Each dictionary entry gives the folklore and historical uses of the plant, listed either by genus or individual species if certain pieces of lore are applicable to a specific variety alone. The plant’s uses in folk medicine, spells, and religious ritual (mostly pagan) are also listed. Each entry ends with the pharmacological properties of the plant and a list of sources for further reading.

 

I found the Ayahuasca entry especially interesting. A table, entitled Native Classification of Ayahuasca, listed the many types of Ayahuasca that this tribe (whose name I’ve forgotten) knows how to make. The nifty part is that each type of Ayahuasca brew produces visions of different things; one type might induce visions of hunting, another of famine, another of the land of the dead, and another still of underwater travel.

 

The entry on witches’ ointments (which is one of the reasons I was so happy to find this book, the other being that I’m an ethnobotany geek), although it could have been longer, contained this nice tidbit from Leuner: “The witches’ ointments may be psychopharmacologically interesting because we apparently have here the only toxic technique of ecstasy in the world in which the specific components of the experience are achieved by the way the psychopharmacological agents are added together.” This differs from the various types of Ayahuasca, apparently, because of the physical sensations accompanying the trip. Either that or Leuner is out of date, I’m not sure. Further rambling is beyond the scope of this review.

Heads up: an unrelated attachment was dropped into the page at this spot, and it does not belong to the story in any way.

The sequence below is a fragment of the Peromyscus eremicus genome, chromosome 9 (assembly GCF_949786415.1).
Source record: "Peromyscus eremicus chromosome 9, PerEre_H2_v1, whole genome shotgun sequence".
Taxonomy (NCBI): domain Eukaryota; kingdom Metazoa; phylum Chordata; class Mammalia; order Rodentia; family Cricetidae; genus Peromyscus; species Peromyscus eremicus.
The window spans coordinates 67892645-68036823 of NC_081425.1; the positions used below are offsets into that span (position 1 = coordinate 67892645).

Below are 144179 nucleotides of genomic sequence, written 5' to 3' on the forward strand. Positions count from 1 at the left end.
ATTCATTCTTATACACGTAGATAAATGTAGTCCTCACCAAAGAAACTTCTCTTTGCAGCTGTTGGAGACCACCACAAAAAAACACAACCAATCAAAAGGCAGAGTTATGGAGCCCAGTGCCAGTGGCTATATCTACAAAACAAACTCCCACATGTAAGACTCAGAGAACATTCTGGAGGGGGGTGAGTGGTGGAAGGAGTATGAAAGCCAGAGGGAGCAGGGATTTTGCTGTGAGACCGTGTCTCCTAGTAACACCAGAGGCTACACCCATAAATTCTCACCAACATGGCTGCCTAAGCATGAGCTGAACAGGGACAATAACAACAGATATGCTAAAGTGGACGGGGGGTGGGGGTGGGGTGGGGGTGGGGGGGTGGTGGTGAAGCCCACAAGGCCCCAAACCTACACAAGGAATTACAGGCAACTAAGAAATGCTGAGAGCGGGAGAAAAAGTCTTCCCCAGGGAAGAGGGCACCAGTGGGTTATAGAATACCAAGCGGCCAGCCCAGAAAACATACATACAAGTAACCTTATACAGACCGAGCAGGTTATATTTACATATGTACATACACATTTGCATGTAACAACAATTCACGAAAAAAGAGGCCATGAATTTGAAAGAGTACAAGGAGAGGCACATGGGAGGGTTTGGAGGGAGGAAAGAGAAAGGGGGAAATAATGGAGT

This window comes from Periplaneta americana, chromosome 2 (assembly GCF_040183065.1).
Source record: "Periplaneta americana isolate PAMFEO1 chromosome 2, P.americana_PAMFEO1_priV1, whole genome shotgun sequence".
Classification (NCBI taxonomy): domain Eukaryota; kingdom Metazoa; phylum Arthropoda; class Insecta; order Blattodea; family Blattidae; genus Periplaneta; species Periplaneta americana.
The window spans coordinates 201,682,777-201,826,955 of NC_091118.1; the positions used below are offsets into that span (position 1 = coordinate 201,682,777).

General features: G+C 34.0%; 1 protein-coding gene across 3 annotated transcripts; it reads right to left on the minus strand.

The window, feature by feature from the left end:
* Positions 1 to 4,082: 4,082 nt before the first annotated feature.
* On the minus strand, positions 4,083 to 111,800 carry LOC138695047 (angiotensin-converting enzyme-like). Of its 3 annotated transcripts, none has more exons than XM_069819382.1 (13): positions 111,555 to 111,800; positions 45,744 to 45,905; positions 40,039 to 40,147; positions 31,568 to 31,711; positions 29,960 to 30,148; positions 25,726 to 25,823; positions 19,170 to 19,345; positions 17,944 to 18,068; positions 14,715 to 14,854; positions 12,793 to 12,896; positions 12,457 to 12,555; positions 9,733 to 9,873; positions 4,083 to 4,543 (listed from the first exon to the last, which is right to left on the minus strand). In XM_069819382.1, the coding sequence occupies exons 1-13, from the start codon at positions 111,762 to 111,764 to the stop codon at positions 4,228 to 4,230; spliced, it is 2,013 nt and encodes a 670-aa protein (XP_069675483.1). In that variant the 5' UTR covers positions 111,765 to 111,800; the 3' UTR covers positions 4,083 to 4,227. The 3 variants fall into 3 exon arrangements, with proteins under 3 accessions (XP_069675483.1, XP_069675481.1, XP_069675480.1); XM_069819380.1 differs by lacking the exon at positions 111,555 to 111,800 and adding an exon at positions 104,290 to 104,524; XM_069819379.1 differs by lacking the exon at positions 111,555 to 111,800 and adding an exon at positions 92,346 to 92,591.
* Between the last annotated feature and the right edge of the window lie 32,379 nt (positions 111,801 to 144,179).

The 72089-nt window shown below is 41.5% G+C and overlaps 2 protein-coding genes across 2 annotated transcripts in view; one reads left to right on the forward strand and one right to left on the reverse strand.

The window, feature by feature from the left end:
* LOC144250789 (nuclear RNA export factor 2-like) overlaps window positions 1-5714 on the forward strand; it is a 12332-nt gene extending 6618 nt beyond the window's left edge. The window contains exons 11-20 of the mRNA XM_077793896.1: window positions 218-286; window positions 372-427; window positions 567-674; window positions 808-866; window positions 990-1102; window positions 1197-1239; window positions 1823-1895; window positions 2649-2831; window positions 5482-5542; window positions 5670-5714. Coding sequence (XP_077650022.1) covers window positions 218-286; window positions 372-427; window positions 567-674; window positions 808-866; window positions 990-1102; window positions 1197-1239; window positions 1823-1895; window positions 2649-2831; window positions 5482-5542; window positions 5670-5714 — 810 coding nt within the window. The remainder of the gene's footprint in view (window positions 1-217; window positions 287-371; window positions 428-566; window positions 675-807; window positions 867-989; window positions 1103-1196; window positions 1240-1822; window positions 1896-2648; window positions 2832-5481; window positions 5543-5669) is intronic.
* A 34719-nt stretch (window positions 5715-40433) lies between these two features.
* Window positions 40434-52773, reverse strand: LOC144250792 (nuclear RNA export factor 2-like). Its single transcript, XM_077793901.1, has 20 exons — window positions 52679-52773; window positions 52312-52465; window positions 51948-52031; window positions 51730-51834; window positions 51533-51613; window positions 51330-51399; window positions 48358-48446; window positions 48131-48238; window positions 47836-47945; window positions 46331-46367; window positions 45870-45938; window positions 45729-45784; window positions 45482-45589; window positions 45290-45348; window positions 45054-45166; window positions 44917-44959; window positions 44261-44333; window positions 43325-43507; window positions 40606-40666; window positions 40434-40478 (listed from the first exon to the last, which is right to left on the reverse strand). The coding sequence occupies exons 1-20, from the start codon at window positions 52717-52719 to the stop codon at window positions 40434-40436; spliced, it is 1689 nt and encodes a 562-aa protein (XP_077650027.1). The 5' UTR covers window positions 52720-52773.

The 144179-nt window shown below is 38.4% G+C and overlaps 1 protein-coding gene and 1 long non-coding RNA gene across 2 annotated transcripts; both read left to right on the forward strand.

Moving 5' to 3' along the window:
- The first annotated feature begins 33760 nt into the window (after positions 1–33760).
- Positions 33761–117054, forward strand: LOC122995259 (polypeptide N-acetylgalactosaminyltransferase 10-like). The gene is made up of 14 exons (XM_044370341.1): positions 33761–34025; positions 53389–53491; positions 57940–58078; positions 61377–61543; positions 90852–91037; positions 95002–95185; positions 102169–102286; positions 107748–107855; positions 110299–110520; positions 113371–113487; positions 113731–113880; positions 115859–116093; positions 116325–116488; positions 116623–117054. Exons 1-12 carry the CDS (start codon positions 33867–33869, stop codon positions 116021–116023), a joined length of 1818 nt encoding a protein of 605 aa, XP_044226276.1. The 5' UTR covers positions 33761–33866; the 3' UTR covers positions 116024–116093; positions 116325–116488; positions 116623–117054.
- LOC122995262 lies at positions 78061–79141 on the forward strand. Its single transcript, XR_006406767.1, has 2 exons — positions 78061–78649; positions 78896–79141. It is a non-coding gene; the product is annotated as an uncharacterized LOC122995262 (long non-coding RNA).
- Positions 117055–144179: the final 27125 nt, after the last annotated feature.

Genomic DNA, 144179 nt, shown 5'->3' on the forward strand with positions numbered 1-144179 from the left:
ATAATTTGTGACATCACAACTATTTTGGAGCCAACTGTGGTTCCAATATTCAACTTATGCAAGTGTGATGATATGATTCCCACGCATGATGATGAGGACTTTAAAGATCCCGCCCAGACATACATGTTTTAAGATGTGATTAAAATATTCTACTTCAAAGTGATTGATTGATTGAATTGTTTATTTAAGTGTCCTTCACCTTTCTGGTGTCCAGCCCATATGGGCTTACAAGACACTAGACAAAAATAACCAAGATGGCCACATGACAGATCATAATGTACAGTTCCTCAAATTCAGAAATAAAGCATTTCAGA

Rätsch gathers lore from all over the world, both contemporary and historical. He shows us the valuable interactions between plants and people that our society would do well to regain. Also, we should all take St. Anthony as our personal saint. You should read the book to find out why.

Dictionary of Occult, Hermetic and Alchemical Sigils by Fred Gettings
Routledge and Kegan Paul Ltd, 1981 

 

 “When the wise men of old (whom we call in the Greek tongue ‘Philosophers’) found any arcana, any hidden things, either of a natural kind, or resulting from the activities of man, they were accustomed to hide these in various ways and with the aid of figures.”
— Crollius